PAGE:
Zero to 30
Posted on 30 August 2012
Written by Rich Armstrong
When the America’s Cup World Series pulled into Newport, it wasn’t the 12 Meters of yesteryear battling on the racecourse
Old salts may find it hard to believe that it had been 29 years since the America’s Cup took over Newport, R.I., but the sailing spectacle drew nearly 60,000 people to the shores of Narragansett Bay earlier this summer.
This, however, was not Ted Turner’s America’s Cup.
The June 26-July 1 regatta at Fort Adams State Park was the sixth and final stop of the America’s Cup World Series, the international circuit that’s promoting the new Cup catamarans. The inaugural 2011-2012 World Series was raced on honeycomb-cored carbon fiber AC45s with fixed wing sails. These 44-foot cats have a beam of 22.6 feet, can sail at double the wind speed — close to 30 knots in moderate air, with their crews of five — and can turn on a dime. You’ll find yourself reaching for something to hold on to if you happen to see one capsize.
Skipper Jimmy Spithill and U.S.-based Oracle Team USA, backed by software billionaire Larry Ellison, claimed the AC World Series season championship among eight teams from New Zealand, France, Italy, Sweden and Korea. There was both fleet racing, in which all teams sail, and match racing, in which two boats battle head-to-head.
Patrons came to see a show and get close to the action — and they did, with a course designed to take the boats close to shore. What was striking about the Newport event was how open it was. Spectators milled about just feet away from race crews tuning their machines in the wide-open team tents lining the entrance. Brenton Cove was packed with all manner of boats — power and sail, kayaks and small boats — maneuvering the crowded waters and getting close to the AC45s moored about 50 feet out. Music blared from the stereo system of a Red Bull Jeep, and a massive outdoor screen showed clips of the racing and post-race interviews. Spectators taking photos with smart phones were ubiquitous.
Despite the commotion, the overall mood was that of a pleasant family event. From the high-end watering holes and exclusive Club 45 hospitality tent to the burger joints and nautical Exploration Zone tents, the AC World Series at Fort Adams felt like a festival. There was a composite catamaran that passers-by could touch and rap with their knuckles. An underwater camera installed in a lobster trap offered glimpses from the bottom. In a nod to tradition, there were antique ship’s wheels and brass engine controls.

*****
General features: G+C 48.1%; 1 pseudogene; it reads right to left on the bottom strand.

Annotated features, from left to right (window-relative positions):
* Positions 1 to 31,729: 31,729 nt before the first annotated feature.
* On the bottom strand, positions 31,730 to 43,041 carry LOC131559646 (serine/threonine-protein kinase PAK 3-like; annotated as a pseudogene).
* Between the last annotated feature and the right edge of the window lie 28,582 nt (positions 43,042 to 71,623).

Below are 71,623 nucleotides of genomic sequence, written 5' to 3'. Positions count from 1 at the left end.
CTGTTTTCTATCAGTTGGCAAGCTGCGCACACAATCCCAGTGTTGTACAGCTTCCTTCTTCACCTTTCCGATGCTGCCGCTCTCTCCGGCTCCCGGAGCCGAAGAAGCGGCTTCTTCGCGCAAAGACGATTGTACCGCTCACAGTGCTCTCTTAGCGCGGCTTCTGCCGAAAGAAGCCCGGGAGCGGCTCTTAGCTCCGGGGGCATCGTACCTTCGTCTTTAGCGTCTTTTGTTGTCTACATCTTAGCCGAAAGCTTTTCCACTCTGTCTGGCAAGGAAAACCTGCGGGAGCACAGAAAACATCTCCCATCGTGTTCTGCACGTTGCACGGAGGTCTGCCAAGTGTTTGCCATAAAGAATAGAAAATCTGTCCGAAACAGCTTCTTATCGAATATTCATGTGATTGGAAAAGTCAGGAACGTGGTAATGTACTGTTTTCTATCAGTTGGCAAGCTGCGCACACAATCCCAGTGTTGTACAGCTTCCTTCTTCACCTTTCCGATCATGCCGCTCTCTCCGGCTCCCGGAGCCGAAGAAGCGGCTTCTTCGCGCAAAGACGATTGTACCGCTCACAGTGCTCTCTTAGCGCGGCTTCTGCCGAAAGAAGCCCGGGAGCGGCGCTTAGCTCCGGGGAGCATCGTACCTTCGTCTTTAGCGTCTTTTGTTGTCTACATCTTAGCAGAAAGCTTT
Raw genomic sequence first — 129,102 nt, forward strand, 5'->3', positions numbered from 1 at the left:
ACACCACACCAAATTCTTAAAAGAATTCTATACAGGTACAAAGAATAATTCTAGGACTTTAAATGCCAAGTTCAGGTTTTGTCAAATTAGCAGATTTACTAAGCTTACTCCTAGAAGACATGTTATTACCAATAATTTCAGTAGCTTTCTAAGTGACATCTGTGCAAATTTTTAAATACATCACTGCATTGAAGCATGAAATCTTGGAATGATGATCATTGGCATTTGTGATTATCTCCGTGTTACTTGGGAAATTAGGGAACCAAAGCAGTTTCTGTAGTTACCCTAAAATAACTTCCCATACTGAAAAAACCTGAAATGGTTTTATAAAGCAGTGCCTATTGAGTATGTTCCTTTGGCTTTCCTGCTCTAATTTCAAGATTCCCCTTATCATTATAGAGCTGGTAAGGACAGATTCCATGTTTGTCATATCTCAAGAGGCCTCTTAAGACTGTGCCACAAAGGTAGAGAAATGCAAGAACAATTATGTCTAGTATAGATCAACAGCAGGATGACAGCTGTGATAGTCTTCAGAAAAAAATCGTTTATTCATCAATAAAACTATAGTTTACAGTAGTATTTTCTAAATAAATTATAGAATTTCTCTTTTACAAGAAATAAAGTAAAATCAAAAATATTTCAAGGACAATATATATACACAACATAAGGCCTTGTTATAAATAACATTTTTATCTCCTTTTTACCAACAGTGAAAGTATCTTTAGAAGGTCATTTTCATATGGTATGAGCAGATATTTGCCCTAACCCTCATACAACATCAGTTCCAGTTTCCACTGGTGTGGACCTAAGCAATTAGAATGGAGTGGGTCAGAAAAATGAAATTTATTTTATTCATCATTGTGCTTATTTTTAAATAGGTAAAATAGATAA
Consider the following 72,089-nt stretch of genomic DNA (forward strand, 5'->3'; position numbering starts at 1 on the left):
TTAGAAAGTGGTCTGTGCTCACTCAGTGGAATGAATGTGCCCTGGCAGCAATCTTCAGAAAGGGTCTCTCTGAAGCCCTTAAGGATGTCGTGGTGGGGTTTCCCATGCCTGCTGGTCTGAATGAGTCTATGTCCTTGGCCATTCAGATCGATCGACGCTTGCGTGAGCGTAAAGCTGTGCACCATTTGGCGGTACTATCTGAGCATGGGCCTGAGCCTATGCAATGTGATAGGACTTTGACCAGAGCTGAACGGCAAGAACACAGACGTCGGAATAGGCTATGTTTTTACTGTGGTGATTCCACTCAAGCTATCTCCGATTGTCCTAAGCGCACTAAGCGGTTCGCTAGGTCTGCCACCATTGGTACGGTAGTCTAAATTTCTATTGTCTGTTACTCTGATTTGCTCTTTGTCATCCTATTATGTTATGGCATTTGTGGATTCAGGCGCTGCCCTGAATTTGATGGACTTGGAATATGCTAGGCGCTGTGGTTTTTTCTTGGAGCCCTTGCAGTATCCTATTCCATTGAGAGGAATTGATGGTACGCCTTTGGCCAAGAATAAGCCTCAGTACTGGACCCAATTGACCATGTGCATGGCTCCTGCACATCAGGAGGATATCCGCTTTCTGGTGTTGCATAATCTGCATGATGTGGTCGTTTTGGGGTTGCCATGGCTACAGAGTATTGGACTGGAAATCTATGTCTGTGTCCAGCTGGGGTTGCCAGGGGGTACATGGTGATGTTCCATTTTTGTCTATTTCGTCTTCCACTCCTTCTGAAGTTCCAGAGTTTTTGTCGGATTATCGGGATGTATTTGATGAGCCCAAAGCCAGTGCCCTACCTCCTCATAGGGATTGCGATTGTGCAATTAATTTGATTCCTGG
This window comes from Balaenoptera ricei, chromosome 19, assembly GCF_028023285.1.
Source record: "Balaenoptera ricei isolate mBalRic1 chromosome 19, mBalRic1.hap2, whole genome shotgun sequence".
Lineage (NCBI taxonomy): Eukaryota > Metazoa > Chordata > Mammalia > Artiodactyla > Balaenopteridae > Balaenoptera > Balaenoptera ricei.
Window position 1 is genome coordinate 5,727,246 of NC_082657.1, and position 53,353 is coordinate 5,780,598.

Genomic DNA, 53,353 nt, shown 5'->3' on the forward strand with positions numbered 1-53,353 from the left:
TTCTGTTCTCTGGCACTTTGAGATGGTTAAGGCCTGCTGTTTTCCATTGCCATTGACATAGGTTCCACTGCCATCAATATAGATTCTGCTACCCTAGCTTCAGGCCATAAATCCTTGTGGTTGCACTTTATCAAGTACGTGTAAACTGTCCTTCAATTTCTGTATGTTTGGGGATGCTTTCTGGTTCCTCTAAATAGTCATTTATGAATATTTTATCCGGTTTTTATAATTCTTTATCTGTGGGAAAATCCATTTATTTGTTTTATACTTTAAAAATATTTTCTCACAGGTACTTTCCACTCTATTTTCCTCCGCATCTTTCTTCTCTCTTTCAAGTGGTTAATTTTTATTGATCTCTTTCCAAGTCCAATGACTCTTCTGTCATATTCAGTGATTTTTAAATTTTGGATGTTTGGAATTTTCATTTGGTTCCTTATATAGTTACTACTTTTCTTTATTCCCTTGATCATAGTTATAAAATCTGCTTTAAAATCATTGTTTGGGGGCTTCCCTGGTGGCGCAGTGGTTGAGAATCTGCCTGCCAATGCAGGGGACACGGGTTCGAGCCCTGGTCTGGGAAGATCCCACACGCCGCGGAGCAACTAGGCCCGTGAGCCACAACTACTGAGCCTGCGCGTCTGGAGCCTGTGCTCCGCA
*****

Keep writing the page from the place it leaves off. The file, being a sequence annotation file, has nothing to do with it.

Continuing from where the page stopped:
The two Oracle boats — syndicate CEO Russell Coutts skippered its other AC45 — had the largest fleet of RIBs and other support boats shuttling crewmembers about. The sailors received a spirited round of applause from the patriotic gallery as they boarded a RIB to be ferried out for warm-up runs. As the teams tested the conditions before racing, announcers explained in layman’s terms what the crowd was about to see — what tactics would be used and why — to a gallery presumed to be unfamiliar with the new boats and racing format. The final day’s racing was broadcast nationally on NBC, the first U.S. network broadcast of America’s Cup sailing in 20 years, and drew an estimated 1 million viewers.
No, this was not Ted Turner’s America’s Cup, and perhaps traditionalists will snub their noses at sailors in crash helmets. But these catamarans provide some of the most exciting sailing you’ll ever witness. The AC World Series second season starts with the Aug. 21-26 regatta in San Francisco. Then bigger, faster AC72s will go at it in the Cup finals in September 2013 on San Francisco Bay (www.americascup.com). Check it out if you get a chance. You just might leave your blue blazer in the hanging locker.
This article originally appeared in the September 2012 issue,